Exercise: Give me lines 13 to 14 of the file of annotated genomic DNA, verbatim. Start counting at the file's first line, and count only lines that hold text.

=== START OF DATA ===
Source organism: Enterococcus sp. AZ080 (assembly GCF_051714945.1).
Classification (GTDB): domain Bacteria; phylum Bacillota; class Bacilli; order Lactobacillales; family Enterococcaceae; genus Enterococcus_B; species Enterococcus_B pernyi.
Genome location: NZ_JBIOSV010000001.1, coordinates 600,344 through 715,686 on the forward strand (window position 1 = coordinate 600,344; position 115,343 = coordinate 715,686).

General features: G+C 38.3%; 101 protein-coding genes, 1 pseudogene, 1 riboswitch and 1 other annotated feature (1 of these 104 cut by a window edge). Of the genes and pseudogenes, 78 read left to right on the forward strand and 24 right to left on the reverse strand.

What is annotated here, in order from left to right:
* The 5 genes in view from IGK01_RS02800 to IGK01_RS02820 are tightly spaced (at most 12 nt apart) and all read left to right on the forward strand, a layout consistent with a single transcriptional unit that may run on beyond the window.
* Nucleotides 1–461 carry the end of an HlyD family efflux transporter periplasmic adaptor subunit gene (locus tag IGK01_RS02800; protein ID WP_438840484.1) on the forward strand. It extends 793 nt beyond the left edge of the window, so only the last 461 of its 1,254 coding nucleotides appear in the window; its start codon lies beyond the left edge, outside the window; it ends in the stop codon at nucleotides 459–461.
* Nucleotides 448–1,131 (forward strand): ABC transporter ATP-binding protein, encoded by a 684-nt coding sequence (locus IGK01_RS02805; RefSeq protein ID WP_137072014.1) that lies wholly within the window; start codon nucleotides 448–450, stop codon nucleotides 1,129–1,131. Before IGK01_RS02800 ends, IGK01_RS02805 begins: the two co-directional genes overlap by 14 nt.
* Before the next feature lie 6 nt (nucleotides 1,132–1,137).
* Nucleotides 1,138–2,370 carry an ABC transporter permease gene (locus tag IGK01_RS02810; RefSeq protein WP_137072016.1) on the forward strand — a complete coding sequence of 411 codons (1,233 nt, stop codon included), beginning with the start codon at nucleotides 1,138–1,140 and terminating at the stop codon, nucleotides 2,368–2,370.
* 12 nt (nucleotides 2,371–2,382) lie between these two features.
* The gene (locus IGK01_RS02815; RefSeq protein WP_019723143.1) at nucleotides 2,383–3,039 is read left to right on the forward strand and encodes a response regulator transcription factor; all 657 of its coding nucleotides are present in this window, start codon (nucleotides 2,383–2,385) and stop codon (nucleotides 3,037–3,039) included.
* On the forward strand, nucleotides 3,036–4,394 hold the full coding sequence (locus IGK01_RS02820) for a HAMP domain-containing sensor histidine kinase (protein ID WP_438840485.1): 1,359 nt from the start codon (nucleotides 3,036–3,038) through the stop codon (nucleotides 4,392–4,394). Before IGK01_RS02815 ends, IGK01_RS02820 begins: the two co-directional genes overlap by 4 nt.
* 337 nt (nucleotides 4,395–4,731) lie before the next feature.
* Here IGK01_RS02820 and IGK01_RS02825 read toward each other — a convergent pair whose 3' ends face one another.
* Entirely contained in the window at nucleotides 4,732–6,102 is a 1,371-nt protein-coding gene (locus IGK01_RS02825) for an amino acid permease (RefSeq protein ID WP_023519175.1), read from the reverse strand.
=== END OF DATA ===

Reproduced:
* On the forward strand, nucleotides 3,036–4,394 hold the full coding sequence (locus IGK01_RS02820) for a HAMP domain-containing sensor histidine kinase (protein ID WP_438840485.1): 1,359 nt from the start codon (nucleotides 3,036–3,038) through the stop codon (nucleotides 4,392–4,394). Before IGK01_RS02815 ends, IGK01_RS02820 begins: the two co-directional genes overlap by 4 nt.
* 337 nt (nucleotides 4,395–4,731) lie before the next feature.